WASHINGTON — The federal government on Wednesday announced it is removing the eastern Steller sea lion found along the Washington state coast from the Endangered Species Act — the first species NOAA has delisted due to recovery since the Pacific gray whale was taken off the list in 1994.
This sea lion species is found along the coasts of northern California, Oregon, Washington and Alaska, according to NOAA Fisheries.
“We’re delighted to see the recovery of the eastern population of Steller sea lions,” said Jim Balsiger, administrator of NOAA Fisheries’ Alaska Region. “We’ll be working with the states and other partners to monitor this population to ensure its continued health.”
NOAA (the National Oceanic and Atmospheric Administration) has concluded delisting is warranted because the species has met the recovery criteria outlined in its 2008 recovery plan and no longer meets the definition of a threatened or endangered species under the act.
Steller sea lions were first listed as a threatened species under the ESA in 1990. In 1997, NOAA scientists recognized two distinct population segments of Steller sea lions: a western and an eastern segment. The eastern segment includes Steller sea lions from Cape Suckling, Alaska, south to California’s Channel Islands. The western population segment remains classified as endangered. NOAA is not proposing any changes to the status of the western Steller sea lion.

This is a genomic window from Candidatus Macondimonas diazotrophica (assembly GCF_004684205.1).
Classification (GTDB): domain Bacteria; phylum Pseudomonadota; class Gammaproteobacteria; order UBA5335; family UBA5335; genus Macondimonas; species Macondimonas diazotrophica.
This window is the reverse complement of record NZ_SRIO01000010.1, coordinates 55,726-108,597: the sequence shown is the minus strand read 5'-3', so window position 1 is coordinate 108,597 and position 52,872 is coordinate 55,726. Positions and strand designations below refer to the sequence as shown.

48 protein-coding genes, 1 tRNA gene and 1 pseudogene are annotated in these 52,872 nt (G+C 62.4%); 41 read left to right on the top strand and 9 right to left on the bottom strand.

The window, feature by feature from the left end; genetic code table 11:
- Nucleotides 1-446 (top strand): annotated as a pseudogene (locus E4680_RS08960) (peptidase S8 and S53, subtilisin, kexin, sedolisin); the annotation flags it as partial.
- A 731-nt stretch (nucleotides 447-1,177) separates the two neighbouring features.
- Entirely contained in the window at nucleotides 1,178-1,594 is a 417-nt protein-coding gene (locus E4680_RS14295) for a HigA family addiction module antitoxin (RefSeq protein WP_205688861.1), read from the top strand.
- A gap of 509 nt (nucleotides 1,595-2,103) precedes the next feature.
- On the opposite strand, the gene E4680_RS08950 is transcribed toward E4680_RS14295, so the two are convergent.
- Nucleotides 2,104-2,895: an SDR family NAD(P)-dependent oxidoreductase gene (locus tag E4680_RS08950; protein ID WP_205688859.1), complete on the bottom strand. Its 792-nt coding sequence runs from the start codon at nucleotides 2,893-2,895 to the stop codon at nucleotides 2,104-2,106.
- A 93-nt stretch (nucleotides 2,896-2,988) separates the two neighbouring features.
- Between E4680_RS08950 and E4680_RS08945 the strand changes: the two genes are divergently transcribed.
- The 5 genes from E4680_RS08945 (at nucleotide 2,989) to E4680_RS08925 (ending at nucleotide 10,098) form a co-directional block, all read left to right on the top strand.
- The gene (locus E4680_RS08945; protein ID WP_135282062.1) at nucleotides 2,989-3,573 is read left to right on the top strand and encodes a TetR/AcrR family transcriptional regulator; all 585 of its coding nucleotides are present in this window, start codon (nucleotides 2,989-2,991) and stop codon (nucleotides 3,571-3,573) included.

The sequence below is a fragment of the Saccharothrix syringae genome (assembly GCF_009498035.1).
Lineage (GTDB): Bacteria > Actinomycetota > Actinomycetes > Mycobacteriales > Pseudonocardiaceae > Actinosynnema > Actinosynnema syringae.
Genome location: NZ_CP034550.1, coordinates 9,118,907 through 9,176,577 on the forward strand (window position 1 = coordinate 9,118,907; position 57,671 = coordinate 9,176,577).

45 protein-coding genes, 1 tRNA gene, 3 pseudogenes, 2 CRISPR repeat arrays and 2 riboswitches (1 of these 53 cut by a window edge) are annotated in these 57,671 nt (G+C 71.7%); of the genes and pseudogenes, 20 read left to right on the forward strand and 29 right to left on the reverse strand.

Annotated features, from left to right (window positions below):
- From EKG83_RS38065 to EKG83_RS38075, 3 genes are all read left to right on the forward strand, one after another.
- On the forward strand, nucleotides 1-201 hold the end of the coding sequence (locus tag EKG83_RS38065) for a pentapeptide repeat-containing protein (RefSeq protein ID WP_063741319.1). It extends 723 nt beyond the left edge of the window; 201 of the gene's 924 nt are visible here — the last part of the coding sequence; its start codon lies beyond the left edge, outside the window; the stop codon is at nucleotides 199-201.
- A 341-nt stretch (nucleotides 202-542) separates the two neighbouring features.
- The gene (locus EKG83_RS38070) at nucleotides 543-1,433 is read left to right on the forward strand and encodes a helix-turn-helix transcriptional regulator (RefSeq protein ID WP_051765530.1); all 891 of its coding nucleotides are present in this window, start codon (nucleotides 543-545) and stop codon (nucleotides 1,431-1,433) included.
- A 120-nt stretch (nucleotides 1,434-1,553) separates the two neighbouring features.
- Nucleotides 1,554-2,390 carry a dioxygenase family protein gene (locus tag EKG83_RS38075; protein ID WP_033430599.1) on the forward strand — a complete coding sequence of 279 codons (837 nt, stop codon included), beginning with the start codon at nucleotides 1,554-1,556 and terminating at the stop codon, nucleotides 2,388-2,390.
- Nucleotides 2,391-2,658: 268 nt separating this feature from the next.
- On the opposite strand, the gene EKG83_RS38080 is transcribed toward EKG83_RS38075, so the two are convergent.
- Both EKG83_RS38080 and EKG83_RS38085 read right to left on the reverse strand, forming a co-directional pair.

On June 29, 2010, NOAA Fisheries provided notice that it was initiating a status review of the eastern Steller sea lion and requested public comment. During the comment period, NOAA Fisheries received two petitions to delist the eastern Steller sea lion: one from the states of Washington and Oregon; and one from the state of Alaska.
According to NOAA Fisheries, the best available scientific information indicates the eastern Steller sea lion has increased from an estimated 18,040 animals in 1979 to an estimated 70,174 in 2010, the most recent year for which data are available. Eastern Steller sea lions will continue to be protected under provisions of the Marine Mammal Protection Act.
The delisting of the eastern Steller sea lion will take effect 30 days after publication of the final rule in the Federal Register.